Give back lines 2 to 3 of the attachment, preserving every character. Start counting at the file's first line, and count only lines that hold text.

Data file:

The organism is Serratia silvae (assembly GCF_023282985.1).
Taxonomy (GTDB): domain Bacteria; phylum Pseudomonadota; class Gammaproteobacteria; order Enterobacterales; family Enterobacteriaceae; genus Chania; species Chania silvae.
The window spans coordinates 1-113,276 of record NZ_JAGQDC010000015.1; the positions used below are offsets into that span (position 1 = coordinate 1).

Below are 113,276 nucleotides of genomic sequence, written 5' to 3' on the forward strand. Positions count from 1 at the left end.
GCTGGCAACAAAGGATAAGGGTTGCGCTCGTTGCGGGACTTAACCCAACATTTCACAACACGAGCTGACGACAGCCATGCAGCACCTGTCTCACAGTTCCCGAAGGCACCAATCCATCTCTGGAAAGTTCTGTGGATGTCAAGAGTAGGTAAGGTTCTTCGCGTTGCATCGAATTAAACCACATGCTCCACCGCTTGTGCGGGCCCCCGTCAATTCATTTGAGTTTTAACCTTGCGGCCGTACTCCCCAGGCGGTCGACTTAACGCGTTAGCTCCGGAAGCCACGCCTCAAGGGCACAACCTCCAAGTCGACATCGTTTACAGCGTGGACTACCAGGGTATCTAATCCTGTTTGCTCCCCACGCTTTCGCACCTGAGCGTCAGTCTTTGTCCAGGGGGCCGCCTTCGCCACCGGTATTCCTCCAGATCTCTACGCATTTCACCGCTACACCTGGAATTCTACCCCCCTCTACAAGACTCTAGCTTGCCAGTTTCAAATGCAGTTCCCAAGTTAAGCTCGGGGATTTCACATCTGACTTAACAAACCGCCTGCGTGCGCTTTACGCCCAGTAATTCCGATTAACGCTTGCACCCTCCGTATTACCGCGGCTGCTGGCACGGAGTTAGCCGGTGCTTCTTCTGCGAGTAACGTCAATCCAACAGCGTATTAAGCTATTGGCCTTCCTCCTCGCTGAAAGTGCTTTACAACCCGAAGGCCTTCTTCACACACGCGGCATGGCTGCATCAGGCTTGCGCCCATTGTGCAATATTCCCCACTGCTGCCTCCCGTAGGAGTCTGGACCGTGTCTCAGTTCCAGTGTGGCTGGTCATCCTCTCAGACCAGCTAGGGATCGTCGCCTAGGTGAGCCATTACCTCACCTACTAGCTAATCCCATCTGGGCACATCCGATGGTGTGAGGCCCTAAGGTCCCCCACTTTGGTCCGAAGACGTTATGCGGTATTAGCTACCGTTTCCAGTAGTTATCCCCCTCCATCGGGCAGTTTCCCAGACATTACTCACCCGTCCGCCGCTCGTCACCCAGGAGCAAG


Taxonomy (GTDB): domain Bacteria; phylum Pseudomonadota; class Gammaproteobacteria; order Enterobacterales; family Enterobacteriaceae; genus Chania; species Chania silvae.
The window spans coordinates 1-113,276 of record NZ_JAGQDC010000015.1; the positions used below are offsets into that span (position 1 = coordinate 1).